In arriving at the intent of the legislature, we may look to the administrative construction by the department charged with the act's enforcement. It is a fundamental rule of construction that the court will give considerable weight in determining legislative intent to the administrative interpretation, especially when it is long continued, and the legislature, by its failure to amend the statute, silently acquiesces in the interpretation. In re Lloyd's Estate, 53 Wn. (2d) 196, 332 P. (2d) 44 (1958); White v. State, 49 Wn. (2d) 716, 306 P. (2d) 230 (1957).
In answer to our inquiry concerning commission practice, we have received from you a memorandum advising of past commission regulatory procedures toward garbage and refuse haulers operating under permit. In this memorandum it is pointed out that by General Order M.V. No. 60, issued in 1937, each carrier was required to outline his exact service on April 1, 1937. Thereafter, all permits were revised to authorize the specific service which the carriers were rendering on April 1, 1937. The memorandum then continues:
"As time went on the population increased as well as the number of truckers operating under permit, and new carriers trying to break into the business discovered that if they applied for specific items to be carried or a specifically confined territory to be covered, they would have a better chance of obtaining a permit without protest from the other carriers. In this way a trend toward specialization in certain types of business developed, such as garbage hauling and disposal. If a particular carrier decided to go into the garbage hauling business he applied to the Commission for a permit covering the territory of his choice, and the carriers hauling all types of commodities (General Freight) ordinarily did not [[Orig. Op. Page 5]] protest because they were not interested in the small revenues obtained from garbage hauling."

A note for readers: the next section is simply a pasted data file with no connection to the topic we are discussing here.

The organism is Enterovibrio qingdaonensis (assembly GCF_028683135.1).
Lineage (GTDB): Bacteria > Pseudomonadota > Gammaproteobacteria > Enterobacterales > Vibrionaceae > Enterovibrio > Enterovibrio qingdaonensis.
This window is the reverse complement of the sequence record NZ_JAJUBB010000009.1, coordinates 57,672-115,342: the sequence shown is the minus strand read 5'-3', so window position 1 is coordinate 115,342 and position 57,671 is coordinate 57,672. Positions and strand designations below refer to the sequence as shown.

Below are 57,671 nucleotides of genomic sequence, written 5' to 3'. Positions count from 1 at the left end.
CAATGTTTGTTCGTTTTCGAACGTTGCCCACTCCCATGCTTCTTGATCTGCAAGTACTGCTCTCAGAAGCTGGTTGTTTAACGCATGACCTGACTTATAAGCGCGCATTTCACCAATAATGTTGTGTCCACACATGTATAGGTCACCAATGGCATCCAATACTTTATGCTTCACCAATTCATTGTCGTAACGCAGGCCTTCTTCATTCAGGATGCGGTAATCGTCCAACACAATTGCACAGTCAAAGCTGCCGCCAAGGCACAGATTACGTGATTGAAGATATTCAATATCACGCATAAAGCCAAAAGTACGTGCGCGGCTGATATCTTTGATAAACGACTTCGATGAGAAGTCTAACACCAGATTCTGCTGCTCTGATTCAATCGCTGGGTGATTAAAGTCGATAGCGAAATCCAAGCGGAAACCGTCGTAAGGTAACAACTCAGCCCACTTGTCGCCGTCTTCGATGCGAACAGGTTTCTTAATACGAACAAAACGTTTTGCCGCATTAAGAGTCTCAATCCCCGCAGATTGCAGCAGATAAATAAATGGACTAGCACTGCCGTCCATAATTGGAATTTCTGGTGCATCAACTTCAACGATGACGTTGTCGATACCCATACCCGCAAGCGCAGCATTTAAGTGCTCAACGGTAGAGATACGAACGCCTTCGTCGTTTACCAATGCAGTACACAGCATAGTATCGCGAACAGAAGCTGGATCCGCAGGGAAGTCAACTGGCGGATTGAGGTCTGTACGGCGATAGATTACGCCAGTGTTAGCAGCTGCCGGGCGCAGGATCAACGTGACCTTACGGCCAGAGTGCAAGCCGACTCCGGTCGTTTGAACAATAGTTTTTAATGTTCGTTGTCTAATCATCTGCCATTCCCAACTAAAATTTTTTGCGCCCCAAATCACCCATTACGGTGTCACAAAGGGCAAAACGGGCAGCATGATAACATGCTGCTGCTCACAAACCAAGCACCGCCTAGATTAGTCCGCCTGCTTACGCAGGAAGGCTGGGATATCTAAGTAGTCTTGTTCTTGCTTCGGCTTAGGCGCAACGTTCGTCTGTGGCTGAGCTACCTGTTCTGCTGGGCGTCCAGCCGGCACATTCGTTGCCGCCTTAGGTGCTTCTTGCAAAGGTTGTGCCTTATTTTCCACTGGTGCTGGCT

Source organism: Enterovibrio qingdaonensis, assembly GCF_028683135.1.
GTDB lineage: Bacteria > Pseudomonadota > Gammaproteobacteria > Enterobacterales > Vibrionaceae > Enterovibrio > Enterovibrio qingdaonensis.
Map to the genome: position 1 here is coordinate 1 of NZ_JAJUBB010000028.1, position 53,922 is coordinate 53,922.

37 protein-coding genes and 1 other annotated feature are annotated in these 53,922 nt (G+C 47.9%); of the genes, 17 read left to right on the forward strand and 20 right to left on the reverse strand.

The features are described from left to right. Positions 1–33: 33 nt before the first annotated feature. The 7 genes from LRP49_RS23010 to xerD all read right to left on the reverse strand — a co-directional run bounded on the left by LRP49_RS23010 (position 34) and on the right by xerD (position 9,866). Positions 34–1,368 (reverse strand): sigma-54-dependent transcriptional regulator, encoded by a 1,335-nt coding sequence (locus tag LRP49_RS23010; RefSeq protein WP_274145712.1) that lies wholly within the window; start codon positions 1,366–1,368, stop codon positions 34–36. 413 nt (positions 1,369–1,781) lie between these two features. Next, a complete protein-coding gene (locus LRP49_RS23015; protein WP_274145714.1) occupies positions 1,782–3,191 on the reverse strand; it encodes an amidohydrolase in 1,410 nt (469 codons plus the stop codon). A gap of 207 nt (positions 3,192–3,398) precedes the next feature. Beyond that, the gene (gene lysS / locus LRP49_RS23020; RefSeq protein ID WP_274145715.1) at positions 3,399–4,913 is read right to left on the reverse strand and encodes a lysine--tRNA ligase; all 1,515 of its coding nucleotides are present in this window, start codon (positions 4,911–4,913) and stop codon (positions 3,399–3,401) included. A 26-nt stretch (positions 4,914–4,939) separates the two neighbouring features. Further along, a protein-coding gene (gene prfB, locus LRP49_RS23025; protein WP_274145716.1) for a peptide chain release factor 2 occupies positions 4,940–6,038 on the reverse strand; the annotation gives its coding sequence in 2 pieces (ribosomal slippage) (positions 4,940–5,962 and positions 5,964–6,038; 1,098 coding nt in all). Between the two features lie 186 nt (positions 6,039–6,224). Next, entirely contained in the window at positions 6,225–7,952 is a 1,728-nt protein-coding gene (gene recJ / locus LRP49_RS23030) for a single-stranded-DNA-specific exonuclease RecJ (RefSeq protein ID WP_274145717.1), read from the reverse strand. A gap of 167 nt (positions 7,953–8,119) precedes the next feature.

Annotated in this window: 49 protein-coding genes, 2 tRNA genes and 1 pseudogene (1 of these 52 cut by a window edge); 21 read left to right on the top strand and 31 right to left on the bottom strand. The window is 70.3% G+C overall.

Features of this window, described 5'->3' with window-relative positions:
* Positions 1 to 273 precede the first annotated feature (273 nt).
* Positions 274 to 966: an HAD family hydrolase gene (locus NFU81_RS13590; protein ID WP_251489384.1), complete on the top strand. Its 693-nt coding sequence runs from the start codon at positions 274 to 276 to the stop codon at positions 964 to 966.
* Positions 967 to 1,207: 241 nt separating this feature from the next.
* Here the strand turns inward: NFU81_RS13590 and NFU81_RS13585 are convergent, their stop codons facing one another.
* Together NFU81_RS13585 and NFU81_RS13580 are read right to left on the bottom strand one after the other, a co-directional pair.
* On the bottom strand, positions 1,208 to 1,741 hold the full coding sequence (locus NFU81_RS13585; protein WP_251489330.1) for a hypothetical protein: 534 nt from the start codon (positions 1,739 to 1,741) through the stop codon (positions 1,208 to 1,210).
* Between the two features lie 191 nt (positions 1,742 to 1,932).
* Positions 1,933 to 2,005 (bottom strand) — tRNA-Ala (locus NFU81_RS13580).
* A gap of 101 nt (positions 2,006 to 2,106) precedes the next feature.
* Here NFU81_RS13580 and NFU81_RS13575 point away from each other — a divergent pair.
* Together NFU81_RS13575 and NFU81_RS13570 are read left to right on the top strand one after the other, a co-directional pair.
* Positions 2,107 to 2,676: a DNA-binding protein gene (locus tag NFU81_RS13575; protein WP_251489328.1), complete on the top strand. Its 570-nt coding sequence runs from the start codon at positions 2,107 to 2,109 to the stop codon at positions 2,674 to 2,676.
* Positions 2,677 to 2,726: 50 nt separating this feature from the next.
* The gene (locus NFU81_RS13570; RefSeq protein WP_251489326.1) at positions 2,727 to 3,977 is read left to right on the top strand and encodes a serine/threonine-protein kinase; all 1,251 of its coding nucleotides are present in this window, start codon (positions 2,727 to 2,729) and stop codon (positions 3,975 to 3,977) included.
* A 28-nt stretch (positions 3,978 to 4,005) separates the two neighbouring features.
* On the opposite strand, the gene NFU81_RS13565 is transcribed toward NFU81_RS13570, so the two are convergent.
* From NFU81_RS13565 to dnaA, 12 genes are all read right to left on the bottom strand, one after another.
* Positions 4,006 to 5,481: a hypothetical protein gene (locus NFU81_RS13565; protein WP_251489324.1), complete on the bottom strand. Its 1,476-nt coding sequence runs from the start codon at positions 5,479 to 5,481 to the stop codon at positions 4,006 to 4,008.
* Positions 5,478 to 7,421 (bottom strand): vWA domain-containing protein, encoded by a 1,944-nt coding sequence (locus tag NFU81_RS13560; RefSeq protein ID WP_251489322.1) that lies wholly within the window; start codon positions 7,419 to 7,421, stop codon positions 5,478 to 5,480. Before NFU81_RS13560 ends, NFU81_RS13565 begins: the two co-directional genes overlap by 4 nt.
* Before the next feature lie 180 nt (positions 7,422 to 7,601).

This memorandum then points out that beginning in 1949, with hearing No. 4020, the commission has attempted, in areas such as King, Pierce and Snohomish counties, to confine these specialized garbage hauling and disposal carriers to specified areas to prevent duplication of service and overlapping. In order M.V. No. 66537, dated March 11, 1957, involving garbage hauling in the Spokane valley, the commission pointed out its practice in this connection:
"In proceedings involving certain parts of Western Washington we have previously found that in situations where two or more carriers of garbage and refuse were authorized to haul in the same area the resulting competition for customers and the routing of several garbage trucks over the same residential streets caused wasteful duplication of service and fostered unsound economic practices by the carriers. The carriers themselves in these instances besought the Commission to delineate an exclusive territory for each carrier. After extended consideration of the matter, the Commission acceded to the request of the carriers. With the cooperation of the carriers overlapping of authority and duplication of services were practically eliminated. Experience has shown that having exclusive territories for garbage haulers serves and protects the public interests far better than when competition exists.